The Dental Professions and the 2015 General Election
I write this at a time when I'm a dentist, and a candidate for what will be the most unpredictable General Election that most people can remember. There are just so many factors in this election that only a fool would even attempt to predict its outcome. With such unpredictability also comes power. Power to the voter. The voter can now expect every candidate to work hard for their vote. I never liked the two party state or the disgusting reality of safe seats. The very idea of safe seats is so disempowering! Imagine a seat which is so predictable that your vote doesn't change much locally, that your MP takes their seat for granted and never really has to fight for your vote! The sad reality is that there are too many such seats. But, 2015 could change that to some extent, with the arrival of a multi party democracy like we haven't seen before. Where every candidate and every party will have to fight for every vote. I welcome this new era.
Now how can dentists benefit from this? What is it that makes dentists vote one way or another? Dentists are a very well educated, articulate and intelligent lot! There will not be one or two issues that sway them, but a range of issues and not always dental issues. But dental issues are important, and not just to dentists who predominantly work in the NHS.
Here are some issues which face dentistry over the next five years:
1. What do we do about the General Dental Council?
The GDC is now viewed as being draconian and out of touch with the profession. I can't see any world where it would be acceptable to demand such an extortionate Annual Retention Fee. I have discussed this with many politicians, patients, and other people whom I meet on the campaign trail, and every last one of them is alarmed at the figure of £890. I have contacted the health team of my party and requested them to include a line about reform of the GDC in our manifesto. Obviously, there will have to be further discussions about this and I am hopeful that we can do something about this in the next parliament. Reform of the professional regulator is something on which almost all dentists agree!
2. What do we do about NHS dentistry in England?
I have worked with the Unit of Dental Activity ( UDA) system in England. I worked in the North of England ( Middlesbrough, and then Hull ), areas of high dental need where this system just did not seem fair to performer dentists. My bigger problem with the system was a lack of transparency and fairness. With the fee per item system in Scotland ( which was the system in England prior to 2006) the fees were clear for all to see and distribution between owners and associates was visibly fair, also patients knew exactly what they were paying for . But with UDAs, associates having no Idea what the real value of a UDA was, it was easy for them to be squeezed! I struggle to see fairness in the system. Fairness for the patient who does the right thing and may need the occasional filling or crown , but finds themselves paying a lot more under this system for that filling or crown. Fairness for the conscientious dentist who would like to practise the way they were taught dentistry, the way it is to be practised, with emphasis on prevention. There doesn't seem to be any provision for prevention to be done properly! Fairness for the provider who may be in an area of high need but who may be stuck with a lower UDA rate than the needs of the area demand.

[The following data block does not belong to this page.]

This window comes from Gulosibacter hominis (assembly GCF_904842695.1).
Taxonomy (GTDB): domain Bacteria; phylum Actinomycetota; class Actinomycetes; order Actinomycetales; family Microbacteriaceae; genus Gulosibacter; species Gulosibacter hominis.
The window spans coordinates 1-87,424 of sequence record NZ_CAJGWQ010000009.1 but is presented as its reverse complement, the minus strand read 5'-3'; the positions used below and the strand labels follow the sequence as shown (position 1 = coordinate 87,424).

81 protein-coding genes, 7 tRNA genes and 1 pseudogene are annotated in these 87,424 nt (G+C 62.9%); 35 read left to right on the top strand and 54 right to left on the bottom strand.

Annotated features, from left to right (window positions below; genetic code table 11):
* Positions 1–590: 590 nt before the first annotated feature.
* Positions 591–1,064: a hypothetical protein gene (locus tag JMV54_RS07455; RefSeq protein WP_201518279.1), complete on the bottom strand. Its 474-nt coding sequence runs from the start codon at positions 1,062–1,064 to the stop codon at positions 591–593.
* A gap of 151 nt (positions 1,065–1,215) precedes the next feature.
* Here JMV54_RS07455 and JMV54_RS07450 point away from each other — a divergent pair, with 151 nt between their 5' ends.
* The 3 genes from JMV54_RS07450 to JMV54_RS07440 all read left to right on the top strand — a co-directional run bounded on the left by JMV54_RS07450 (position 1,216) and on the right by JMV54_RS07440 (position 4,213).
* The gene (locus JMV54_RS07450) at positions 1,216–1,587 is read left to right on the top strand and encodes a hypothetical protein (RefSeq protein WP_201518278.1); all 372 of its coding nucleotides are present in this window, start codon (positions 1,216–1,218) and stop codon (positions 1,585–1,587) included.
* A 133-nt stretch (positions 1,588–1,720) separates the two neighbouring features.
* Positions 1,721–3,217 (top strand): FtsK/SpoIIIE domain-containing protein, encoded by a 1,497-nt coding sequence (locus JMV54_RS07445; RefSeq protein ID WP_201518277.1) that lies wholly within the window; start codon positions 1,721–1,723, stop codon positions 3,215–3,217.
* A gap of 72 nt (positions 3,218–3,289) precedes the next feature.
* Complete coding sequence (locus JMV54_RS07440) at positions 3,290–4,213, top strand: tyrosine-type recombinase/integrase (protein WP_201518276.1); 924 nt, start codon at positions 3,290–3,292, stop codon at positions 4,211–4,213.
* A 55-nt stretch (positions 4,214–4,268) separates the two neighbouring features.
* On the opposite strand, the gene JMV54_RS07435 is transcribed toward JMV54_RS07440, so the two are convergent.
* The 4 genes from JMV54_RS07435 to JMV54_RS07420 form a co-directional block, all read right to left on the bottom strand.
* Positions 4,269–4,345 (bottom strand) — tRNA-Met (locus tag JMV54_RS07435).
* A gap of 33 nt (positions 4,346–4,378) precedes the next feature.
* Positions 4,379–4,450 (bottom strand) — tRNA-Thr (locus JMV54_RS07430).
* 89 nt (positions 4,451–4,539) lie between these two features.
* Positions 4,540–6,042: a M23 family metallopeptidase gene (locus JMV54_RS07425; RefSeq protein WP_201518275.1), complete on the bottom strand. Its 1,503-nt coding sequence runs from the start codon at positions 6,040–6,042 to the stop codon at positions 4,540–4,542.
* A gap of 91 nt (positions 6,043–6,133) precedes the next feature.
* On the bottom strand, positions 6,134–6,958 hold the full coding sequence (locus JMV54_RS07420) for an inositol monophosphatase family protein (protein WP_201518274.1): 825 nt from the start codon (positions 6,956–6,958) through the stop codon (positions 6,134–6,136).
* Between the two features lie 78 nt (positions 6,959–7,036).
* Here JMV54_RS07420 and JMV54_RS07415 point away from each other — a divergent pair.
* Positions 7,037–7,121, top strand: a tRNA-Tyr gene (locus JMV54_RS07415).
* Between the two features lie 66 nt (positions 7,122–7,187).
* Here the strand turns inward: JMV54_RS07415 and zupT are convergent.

I'm not saying that fee per item is the best system. I currently work in this system in Scotland and it has its disadvantages, but it is transparent and it is generally fair to all parties concerned. ( Obviously we would like to see higher fees for certain items of treatment, but that must be tempered by the fact that I'm yet to meet a dentist who would ever say that any particular fee was high enough! )
There are many pilots in operation and we must study them carefully. I believe that healthcare planning and delivery in England must be devolved. The needs of the Home Counties are very different from the needs of Wales or Northern England. A one size fits all approach just cannot and does not work! I really hope the BDA takes this change very seriously! It is easy to accept a new system, but when the system doesn't work very well, it does take an awfully long time to change it as we are all seeing.
If there is one reform to healthcare in England that we must achieve in the next parliament, it must be devolution of planning and delivery ( with protected budgets for areas of high need, and/or deprivation )
3. What can all dentists look forward to in the next parliament?
NHS or private, we can all agree that regulation of all forms has gone insane! We are over regulated! It just appears in some cases to be regulation for regulation's sake! We must review the regulation that currently strangles the profession and do away with unnecessary regulation, definitely with double regulation ( it just doesn't make sense for the same criterion to be regulated by multiple regulators! ) Simplification of Regulation! Another thing that I will bring up with my party's health team.
In general terms, dentists as citizens care for the same things that most other citizens do. A strong economy, a just and fair society, an environment where we and our children can thrive happily. Whichever party or combination of parties as is more likely the case in this era of coalitions, delivers all that will deserve our votes.
© Pramod Subbaraman, GDPUK Ltd 2015